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A Worthy Effort


COLUMBUS, Ohio -- Emergency medical resources are precious and expensive, so it is important that they not be wasted.

A study published last month in The Journal of the American Medical Association seeks to refocus efforts to resuscitate heart-attack patients so that medical resources can be used more wisely.

The study suggests that emergency medical crews apply a set of rules to heart-attack victims to determine whether taking them to a hospital for more treatment would make a difference in the outcome.

Heart attacks strike 166,000 Americans every year, and the vast majority -- 154,000 -- won't survive, regardless of whether they get to a hospital.

Keeping those patients who have no chance for survival out of the emergency room can free doctors, nurses and beds for other patients in need of care, saving time and money.

The study, which looked at 5,505 cases, put forth two sets of rules to evaluate patients. The first one, called basic life support, says EMS crews should stop resuscitation efforts if the patient's heart stopped before the crew arrived, no defibrillator was used and the crew was unable get the patient's blood to begin circulating. Under that rule, more than 1,600 trips to the emergency room would have been eliminated. However, of those patients who would have been declared dead on the scene under those guidelines, five survived and were released from the hospital.

The second rule, called advanced life support, is a more conservative approach. It adds two criteria: no one witnessed the heart attack and no one attempted CPR.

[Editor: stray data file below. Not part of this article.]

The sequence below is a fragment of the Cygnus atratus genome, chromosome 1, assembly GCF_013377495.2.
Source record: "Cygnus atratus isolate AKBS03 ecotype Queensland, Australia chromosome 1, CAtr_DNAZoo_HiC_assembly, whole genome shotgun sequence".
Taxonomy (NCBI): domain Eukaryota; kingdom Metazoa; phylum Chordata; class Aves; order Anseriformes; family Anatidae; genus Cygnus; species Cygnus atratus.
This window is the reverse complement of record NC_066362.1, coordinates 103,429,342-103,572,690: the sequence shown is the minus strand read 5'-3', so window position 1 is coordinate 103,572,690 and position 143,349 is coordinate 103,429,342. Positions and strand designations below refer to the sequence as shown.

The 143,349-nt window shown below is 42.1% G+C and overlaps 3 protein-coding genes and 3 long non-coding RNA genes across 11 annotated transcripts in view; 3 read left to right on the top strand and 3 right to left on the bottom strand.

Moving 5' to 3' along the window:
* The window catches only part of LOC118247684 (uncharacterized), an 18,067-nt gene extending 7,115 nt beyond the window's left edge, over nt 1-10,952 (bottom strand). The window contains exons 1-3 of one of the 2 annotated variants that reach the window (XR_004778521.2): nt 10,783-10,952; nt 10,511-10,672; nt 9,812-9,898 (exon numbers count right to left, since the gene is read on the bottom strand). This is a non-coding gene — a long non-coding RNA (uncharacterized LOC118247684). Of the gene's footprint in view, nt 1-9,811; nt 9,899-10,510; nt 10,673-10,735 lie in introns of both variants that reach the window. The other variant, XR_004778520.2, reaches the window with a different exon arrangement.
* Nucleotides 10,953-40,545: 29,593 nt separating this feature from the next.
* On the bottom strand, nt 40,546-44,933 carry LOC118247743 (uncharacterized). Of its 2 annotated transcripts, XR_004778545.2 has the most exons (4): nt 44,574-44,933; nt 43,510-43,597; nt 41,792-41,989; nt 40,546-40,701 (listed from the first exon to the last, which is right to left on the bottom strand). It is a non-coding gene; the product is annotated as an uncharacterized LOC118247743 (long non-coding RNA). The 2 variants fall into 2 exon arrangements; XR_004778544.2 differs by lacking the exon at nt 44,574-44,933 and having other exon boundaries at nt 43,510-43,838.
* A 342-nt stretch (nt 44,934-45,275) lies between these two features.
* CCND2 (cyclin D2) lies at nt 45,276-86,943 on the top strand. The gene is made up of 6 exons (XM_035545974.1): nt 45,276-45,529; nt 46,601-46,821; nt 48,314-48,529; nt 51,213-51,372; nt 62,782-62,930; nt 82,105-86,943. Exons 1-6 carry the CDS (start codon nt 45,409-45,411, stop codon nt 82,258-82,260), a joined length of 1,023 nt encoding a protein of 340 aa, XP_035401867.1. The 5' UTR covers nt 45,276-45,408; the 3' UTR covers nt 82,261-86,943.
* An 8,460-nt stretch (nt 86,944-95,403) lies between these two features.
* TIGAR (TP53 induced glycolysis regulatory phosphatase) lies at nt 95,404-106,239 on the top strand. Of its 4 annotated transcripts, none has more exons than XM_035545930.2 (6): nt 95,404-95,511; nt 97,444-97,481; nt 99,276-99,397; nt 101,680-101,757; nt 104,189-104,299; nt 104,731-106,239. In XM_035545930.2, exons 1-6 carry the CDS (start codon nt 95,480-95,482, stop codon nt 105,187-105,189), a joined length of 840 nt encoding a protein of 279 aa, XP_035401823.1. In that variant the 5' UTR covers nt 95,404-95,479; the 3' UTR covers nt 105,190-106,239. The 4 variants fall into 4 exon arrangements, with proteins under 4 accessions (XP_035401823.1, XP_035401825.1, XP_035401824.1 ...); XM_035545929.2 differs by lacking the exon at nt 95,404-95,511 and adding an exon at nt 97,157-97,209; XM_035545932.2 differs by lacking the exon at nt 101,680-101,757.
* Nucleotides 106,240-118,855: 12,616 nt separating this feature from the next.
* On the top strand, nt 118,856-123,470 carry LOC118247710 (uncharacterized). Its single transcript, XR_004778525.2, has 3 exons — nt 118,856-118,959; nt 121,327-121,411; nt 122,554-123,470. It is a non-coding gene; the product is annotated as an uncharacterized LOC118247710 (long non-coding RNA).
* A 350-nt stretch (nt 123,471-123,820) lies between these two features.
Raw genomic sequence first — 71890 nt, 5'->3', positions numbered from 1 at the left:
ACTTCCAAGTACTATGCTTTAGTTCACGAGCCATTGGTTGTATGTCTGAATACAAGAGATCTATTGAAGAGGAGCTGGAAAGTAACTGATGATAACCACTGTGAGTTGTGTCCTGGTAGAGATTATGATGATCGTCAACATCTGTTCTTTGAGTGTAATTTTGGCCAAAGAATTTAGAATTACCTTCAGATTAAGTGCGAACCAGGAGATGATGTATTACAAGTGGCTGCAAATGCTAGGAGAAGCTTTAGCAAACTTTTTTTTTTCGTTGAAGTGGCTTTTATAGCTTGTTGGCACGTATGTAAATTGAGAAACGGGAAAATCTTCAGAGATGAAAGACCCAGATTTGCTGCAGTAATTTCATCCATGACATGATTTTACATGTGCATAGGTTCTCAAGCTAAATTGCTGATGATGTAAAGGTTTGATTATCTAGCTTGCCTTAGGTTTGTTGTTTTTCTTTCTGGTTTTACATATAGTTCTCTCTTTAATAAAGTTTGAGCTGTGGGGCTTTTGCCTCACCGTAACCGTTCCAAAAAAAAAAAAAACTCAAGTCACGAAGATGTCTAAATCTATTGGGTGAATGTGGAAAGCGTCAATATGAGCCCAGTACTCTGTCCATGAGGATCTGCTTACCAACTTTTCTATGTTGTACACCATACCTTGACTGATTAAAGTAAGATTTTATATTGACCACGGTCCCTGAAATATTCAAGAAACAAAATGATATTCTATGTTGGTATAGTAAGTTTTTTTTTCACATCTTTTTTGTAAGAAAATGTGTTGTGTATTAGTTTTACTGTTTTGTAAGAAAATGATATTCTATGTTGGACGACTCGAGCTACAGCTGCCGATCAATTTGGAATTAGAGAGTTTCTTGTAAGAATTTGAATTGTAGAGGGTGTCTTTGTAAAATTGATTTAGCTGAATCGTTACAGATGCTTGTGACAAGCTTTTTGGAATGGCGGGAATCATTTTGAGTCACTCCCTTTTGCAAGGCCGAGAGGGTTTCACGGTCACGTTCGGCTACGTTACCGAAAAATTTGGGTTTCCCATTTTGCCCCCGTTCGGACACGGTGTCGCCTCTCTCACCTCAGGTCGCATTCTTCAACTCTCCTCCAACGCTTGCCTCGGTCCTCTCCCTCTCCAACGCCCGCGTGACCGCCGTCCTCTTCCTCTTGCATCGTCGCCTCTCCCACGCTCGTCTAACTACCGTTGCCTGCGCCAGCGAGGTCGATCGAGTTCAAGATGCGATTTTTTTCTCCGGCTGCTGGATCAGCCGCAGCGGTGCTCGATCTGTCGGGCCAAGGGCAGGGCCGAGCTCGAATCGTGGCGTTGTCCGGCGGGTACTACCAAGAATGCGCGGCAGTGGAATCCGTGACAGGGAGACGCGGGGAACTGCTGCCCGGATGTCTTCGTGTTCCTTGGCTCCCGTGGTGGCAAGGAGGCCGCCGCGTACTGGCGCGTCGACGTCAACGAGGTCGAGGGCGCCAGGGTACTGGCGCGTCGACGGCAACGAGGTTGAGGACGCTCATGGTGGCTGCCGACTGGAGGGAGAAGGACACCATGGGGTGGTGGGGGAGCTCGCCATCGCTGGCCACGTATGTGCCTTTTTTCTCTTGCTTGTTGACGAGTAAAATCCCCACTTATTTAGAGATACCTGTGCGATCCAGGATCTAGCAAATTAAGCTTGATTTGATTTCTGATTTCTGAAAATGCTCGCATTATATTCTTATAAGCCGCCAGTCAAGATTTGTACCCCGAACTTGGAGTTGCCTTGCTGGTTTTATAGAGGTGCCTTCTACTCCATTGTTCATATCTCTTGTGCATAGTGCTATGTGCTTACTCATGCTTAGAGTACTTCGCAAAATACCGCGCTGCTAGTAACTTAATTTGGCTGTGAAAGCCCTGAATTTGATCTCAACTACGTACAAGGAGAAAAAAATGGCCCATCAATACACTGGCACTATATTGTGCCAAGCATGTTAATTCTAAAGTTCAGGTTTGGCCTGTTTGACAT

With those additional criteria, 245 trips to the emergency room would have been eliminated. None of the patients who would have been declared dead under advanced life support survived long enough to leave the hospital. In other words, everyone who would have been declared dead at the scene would have been declared dead at the hospital.

Having a set of rules to dictate the proper treatment of heart-attack victims would be useful. Of course, emergency medical crews are not equal. Some are as well-equipped to revive heart-attack victims as an emergency-room team.

Others get less training and have less experience. That's probably why survival rates for heart-attack victims differ widely throughout the country.

Such important policy decisions should not be based on one small study. More studies should be conducted. Fine-tuning EMS policies to husband medical resources without putting patients' lives in jeopardy is worth the effort.


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